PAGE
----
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Tanker Shipping & Trade

Tanker Shipping & Trade

The economics of product theft favours the pirates

Wed 19 Oct 2016

The economics of product theft favours the pirates
A phantom tanker

In South East Asia, the risk versus return is heavily in favour of the pirates, meaning hijackings are likely to continue, writes Karsten von Hoesslin

Hijacking for product theft in South East Asia has an extremely high rate of return for both the time at sea and the level of risk involved. That level of risk decreases significantly if that hijacking involves a CPO barge as opposed to a product tanker. CPO barges trade regionally within Indonesian waters, where incidents are seldom reported. Although it has become more and more common for CPO barges to hire special branch police to guard the vessels, it is relatively easy for the pirates to overpower them or simply pay them off.

Notwithstanding the planning phase, the fixer or big boss is capable of earning roughly US$1,186,000 for a 14–72-hour operation. Essentially, the net earnings per hour equate to a minimum of US$16,472. If one compares this with the highest paid Somali pirate ransom (US$14,500,000) – the Liberian-flagged Smyrni was held for 10 months, with a net hourly return of US$1,388 – one can ascertain that South East Asian hijackings for product theft are roughly 11.8 times more profitable and entail far less risk.

For the foot soldiers and boarding team leaders, the risk/reward is similar. If on an average job a boarding team member is paid US$36,100 and the team leader US$108,300, their average net hourly income for a 72-hour operation is US$501 and US$1504 respectively.

Therefore, a boarding team leader’s hourly net income is approximately 66 per cent more than that of a Somali pirate big boss/fixer. In West Africa, boarding team pirates are alleged to earn a flat fee of US$10,000 per hijacking for a product theft job. Without taking into account that many of the boarding team are paid significantly less than the promised US$10,000, and assuming that the average hijacking for product theft lasts 108 hours, a West African boarding team member’s net earnings per hour is US$92. That means hijacking for product theft boarding team members in South East Asia earn over 500 per cent more than those in West Africa.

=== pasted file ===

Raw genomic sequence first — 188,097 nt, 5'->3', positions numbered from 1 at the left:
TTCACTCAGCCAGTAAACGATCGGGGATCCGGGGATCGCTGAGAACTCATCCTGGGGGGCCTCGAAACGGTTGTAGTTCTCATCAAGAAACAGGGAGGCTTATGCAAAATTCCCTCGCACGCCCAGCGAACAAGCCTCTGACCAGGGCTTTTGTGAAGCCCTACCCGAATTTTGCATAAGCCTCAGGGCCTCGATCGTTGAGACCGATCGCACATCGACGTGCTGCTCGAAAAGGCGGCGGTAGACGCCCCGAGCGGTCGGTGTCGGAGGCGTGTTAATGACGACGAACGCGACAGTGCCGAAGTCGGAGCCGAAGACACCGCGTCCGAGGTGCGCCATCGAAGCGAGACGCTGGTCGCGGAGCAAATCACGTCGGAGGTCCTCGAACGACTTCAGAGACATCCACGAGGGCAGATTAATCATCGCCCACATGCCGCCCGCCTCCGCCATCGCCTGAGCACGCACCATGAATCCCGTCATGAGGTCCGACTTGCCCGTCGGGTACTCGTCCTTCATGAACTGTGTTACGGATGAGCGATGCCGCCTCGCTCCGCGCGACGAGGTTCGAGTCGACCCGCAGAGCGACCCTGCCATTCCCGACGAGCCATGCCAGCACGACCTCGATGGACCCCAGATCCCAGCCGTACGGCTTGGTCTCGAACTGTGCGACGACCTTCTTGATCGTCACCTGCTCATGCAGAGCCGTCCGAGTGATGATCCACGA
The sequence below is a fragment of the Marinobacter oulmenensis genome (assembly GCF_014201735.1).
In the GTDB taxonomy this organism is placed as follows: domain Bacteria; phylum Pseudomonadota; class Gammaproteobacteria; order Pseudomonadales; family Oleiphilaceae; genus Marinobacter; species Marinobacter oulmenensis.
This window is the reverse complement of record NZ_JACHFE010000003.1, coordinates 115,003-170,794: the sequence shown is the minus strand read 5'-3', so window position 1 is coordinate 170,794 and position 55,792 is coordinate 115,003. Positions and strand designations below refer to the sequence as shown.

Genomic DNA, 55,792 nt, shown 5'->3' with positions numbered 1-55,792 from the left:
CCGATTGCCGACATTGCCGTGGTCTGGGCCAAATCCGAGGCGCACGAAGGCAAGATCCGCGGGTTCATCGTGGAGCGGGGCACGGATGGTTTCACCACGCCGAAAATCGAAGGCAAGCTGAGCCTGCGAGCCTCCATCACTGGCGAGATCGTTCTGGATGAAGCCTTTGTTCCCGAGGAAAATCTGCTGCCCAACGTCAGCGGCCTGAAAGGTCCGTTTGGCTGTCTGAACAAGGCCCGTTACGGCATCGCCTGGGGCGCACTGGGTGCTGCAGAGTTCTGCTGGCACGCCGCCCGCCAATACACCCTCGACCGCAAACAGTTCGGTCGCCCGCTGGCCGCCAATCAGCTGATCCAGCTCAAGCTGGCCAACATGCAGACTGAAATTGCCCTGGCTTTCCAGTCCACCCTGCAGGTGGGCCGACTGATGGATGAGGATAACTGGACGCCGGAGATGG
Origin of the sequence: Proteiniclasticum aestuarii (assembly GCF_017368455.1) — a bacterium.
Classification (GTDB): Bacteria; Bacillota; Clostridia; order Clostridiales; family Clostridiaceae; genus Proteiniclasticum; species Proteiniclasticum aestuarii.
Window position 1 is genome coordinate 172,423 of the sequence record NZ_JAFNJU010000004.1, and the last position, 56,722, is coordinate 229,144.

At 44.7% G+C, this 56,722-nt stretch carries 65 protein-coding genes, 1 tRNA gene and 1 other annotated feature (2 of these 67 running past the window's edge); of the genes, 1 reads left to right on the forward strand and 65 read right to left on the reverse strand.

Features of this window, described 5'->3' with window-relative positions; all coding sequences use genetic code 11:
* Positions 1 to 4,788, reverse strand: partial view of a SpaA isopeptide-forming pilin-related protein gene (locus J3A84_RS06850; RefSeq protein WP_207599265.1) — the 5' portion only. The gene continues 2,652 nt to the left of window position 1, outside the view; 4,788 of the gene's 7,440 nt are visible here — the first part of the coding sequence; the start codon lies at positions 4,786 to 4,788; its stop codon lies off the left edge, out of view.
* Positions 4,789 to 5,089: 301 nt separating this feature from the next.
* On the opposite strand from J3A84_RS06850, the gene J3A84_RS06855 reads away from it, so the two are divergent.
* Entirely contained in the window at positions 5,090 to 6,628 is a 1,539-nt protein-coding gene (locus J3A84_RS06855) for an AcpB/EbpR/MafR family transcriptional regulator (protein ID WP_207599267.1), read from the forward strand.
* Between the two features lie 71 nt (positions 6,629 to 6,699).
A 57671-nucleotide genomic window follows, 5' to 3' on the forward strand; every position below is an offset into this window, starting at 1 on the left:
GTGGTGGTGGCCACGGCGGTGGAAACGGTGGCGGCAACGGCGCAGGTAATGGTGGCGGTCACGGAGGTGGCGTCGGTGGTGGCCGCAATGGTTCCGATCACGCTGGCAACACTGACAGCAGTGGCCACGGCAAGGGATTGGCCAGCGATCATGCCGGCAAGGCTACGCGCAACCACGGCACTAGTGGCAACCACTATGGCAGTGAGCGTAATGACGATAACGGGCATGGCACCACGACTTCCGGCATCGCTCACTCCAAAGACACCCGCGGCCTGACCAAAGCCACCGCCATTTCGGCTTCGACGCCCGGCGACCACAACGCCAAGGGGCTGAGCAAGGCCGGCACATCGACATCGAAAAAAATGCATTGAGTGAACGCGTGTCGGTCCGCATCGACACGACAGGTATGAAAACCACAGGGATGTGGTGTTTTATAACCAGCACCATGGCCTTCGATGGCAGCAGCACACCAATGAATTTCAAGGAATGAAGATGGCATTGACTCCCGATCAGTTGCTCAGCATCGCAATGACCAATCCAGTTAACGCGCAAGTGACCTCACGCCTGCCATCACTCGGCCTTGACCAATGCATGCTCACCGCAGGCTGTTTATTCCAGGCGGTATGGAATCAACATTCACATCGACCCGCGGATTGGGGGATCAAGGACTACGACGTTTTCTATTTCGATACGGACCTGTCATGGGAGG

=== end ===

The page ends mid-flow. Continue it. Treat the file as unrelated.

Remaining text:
In the Smyrni hijacking, the average boarding team pirate earned a flat fee of US$25,000, which equates to hourly net earnings of just US$3.47. Hijacking for product theft pirates in South East Asia, then, earn roughly 148 times more than Somali pirates.

From a risk perspective, South East Asian pirates face a far lower likelihood of encountering armed guards, hostile crew members, patrolling naval forces, escorts and convoys, transparent shipping companies where crew members are not acting as insiders and tipping off information, or law enforcement agencies with either the will or investigative capacity to conduct proper forensics and post-incident follow up work. Maritime law enforcement agencies in Singapore, Thailand, Indonesia and the Philippines have very little experience with forensics and the bulk of investigations, particularly in Singapore and on Singapore-flagged vessels, are seldom followed up. Cases where there was clearly forensic evidence as well as insider help from the crew include the GPT 21, the Ocean Energy and Ocean Osprey – yet these failed to produce any criminal charges. With respect to Thai investigations, a similar scenario occurred with the Lapin.

Additionally, the optimal earnings presented above demonstrate why an abundance of seafarers, shipyard workers, and water taxi drivers are turning to piracy and operating as boarding team members, and why their leaders as well as the fixers and big bosses are engaged in hijacking for product theft. This is a highly functional business model in South East Asia, and one that offers lower-tier pirates higher net earnings than are to be had in other piracy hotspots.

Except for the Malaysian Maritime Enforcement Agency (MMEA) – which is the sole agency whose efforts have led to arrests, convictions, and prisoners serving more than half of their sentences – there is a void at sea when it comes to the rule of law. Pirate networks are fully aware of the limitations of the MMEA and particularly the 1984 law preventing any Malaysian agency from undertaking hot pursuit in another littoral state’s territorial waters. This is why, although the bulk of hijackings occur in or near Malaysian territorial waters, pirates sail the victim ship to safe areas such as the Anambas Islands, where STS operations can take place without interdiction by Indonesian law enforcement. The Indonesian navy, which is alleged to receive pay offs from pirate networks for information and for turning a blind eye, intimidates the weaker Indonesian marine police in the Riau archipelago and particularly with respect to patrols around the Anambas Islands.

The Indonesian navy’s relationship with piracy has always been a dubious one: new evidence suggests that many of the Aceh-focused hijackings that occurred between the late 1990s and mid-2005 were in fact carried out by rogue elements of the navy, who held captives for ransom on Pulau Telaga Tujöh. Currently, both West Fleet Quick Response detachments in the Riau Islands (in Sekupang and Berakit) [allegedly] share information with pirate networks and resupply provisions to anchored phantom tankers in the Eastern Outer Port Limits (EOPL). Command-level officers are alleged to be involved in cigarette smuggling operations and human trafficking, and have access to two go-fast boats used for product theft hijackings.

When the Singapore-flagged Joaquim was hijacked in the Malacca Strait on 8 August 2015, the Indonesian-flagged phantom tanker Kharisma 9 set sail for the Seribu Islands to offload the hijacked cargo. Despite intelligence provided to the Indonesian navy, the vessel was not pursued.